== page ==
do the best that I can.”
not of the stereotypical description of a college student, people with work
experience are becoming more the norm on campus. Debi Mager is a third semester
accountant student, who came to WITC to get an associate degree in accounting –
despite her 15 years of accounting experience.
Mager has worked in payroll, human resources, accounts receivable, and has
tested a government payroll accounting system, she clearly points out her goal
to obtain the WITC associate degree: “I realize that to compete with the surplus
of qualified candidates, I need to do something to stand out and show I am
committed to attaining and maintaining proficient skills in my field.”
has superior communication skills,” says her accounting instructor, Linda
Richie, who nominated Mager for the WITC Ambassador role. “She’s an excellent
student and has a very positive attitude.”
continues to add to her list of qualifications: she tutors students in
accounting, written communication and technical reporting. She’s actively
involved with the campus’s Business Professionals of America as its vice
president, and Student Senate Association.
community involvement includes co-facilitating a survivors of violence group at
TurningPoint, fundraising events for TurningPoint, and walking 60 miles in the
Susan G. Komen cancer walk. She’s also active in her church and mentors victims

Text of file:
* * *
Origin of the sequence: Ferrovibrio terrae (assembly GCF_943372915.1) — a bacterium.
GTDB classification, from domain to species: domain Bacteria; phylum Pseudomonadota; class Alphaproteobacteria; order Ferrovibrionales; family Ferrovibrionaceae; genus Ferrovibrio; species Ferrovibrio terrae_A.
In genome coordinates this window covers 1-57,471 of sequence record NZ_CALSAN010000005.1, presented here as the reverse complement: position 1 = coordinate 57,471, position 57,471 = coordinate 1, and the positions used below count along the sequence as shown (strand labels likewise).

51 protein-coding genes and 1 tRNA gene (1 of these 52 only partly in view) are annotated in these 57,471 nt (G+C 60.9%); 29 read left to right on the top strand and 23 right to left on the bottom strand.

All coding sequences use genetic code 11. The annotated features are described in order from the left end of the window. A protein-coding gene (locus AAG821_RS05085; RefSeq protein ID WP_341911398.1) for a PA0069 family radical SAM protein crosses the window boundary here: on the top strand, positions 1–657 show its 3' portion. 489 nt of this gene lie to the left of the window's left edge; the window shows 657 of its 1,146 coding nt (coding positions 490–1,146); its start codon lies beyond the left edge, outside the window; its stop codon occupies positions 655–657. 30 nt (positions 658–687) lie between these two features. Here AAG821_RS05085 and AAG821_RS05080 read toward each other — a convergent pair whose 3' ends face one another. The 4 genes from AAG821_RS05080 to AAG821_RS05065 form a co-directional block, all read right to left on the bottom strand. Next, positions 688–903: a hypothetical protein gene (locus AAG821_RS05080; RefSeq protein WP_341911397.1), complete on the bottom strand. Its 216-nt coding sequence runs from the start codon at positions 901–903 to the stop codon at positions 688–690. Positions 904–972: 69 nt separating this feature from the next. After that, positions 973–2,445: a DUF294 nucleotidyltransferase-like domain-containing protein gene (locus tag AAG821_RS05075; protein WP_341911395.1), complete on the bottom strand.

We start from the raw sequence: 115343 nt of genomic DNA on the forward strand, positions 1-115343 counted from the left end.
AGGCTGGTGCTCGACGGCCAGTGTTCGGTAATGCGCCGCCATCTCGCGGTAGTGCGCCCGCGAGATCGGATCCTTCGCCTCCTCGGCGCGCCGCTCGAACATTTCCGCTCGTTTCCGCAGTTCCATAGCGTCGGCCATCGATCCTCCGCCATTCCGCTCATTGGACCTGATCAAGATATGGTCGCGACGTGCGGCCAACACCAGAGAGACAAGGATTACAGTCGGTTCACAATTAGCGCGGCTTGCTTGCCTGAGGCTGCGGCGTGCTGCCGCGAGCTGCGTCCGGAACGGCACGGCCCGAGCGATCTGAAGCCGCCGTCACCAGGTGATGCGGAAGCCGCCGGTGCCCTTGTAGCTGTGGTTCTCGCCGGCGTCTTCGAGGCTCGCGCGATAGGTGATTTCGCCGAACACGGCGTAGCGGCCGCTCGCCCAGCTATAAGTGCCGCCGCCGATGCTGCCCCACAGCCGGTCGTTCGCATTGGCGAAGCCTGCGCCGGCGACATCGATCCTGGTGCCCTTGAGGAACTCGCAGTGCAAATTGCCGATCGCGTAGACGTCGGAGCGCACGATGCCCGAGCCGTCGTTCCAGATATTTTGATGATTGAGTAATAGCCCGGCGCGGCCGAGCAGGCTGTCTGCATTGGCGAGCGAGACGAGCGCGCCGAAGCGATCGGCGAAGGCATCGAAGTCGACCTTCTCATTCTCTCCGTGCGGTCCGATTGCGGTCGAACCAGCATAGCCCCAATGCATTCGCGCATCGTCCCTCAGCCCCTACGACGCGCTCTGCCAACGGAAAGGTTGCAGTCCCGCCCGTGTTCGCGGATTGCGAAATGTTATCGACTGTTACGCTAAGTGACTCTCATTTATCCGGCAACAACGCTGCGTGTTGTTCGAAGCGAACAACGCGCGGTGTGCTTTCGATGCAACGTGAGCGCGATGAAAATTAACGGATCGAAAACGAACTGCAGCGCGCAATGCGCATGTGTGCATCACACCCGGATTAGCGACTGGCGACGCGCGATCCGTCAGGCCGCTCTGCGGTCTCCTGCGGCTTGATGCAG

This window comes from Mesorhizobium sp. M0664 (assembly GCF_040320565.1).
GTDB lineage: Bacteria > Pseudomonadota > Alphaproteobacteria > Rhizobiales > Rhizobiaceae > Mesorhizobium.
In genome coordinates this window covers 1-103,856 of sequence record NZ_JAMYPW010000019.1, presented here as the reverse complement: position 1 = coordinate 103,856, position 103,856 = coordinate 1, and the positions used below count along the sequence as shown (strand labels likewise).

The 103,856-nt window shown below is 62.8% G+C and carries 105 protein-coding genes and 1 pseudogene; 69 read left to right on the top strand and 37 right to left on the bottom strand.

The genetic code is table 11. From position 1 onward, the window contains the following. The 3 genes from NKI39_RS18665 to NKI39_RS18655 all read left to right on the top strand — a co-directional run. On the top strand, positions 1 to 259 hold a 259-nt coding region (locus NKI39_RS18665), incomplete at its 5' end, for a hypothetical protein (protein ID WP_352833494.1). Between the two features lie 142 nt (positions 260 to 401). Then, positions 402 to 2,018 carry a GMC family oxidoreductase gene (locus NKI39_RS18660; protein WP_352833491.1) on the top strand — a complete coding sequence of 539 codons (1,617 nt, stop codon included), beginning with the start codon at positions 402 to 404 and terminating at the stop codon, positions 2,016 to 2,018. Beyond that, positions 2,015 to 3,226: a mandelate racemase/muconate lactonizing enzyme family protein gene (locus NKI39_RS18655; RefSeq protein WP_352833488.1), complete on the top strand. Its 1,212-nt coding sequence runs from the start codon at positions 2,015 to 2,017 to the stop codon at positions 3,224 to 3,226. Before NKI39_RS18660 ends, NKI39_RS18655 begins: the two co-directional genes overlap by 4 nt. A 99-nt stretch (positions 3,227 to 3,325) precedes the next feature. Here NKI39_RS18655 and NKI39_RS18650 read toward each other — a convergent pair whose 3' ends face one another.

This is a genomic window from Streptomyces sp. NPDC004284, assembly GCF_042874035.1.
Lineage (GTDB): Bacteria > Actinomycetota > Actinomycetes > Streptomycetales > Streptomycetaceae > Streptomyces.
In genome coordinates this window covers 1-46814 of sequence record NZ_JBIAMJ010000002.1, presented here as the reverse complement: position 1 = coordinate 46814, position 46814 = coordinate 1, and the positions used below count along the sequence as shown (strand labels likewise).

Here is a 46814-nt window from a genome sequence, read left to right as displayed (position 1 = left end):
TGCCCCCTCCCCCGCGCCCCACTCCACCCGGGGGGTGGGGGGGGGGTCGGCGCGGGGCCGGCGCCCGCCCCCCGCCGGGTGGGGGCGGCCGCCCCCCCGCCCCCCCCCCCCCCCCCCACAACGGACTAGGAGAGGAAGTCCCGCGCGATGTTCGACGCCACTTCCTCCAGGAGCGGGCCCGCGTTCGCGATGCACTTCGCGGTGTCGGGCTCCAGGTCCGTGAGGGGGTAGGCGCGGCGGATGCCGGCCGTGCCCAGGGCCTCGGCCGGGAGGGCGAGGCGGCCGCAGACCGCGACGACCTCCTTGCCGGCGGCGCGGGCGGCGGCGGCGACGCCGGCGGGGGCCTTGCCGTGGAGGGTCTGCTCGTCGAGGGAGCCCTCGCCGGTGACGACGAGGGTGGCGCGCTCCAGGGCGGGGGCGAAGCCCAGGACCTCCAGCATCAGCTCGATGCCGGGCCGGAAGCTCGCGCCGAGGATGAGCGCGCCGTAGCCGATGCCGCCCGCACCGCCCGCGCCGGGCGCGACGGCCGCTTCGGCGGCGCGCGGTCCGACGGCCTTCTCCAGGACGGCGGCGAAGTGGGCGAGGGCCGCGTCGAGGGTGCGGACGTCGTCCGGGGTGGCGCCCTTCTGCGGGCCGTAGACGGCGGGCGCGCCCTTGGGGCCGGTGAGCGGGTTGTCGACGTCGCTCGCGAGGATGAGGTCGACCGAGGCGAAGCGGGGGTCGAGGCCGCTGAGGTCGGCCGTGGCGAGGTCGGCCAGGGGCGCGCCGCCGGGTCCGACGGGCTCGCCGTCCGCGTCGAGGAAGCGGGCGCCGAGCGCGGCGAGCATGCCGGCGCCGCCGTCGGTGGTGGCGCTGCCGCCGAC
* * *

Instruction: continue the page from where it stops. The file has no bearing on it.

first objective is to complete my accounting degree. Then I will begin an
earnest search for a challenging and stimulating position,” Mager explains. “’My
ideal position will utilize my prior work skills and my acquired skills from
roads will take you from Southwest Texas to Northwestern Wisconsin. Some are
straight; others have more twists and turns along the way. For WITC-Rice Lake
Student Ambassador Gladys Montalvo, it took many miles and several career paths
before she arrived at the right destination.
grew up in Texas as the daughter of parents whose education did not go beyond
high school. Six months after graduating from high school with a distinguished
diploma, Montalvo and husband, Andres, moved to northern Wisconsin. She soon
earned an associate degree at UW-Barron County and then started attending UW-Eau
Claire to major in French with the goal of teaching. But making the two-hour
round trip from Rice Lake to Eau Claire every day, with two young boys at home
and another child on the way – all while holding down a job – proved to be too
much for her and she soon dropped out.
giving birth to a daughter, Montalvo rethought her career goal. She realized
that she enjoyed working in payroll and accounts payable/receivable at past
jobs. Last fall, Montalvo enrolled in the accounting program at WITC-Rice Lake.
earned a 4.0 GPA in her first semester and is determined to continue the good
grades. Her two boys, ages 8, and 6, see her ‘doing her numbers’ and join her,
saying proudly, “Mom, I have homework too.”
to be a good role model for my kids,” Montalvo says. “I want them to know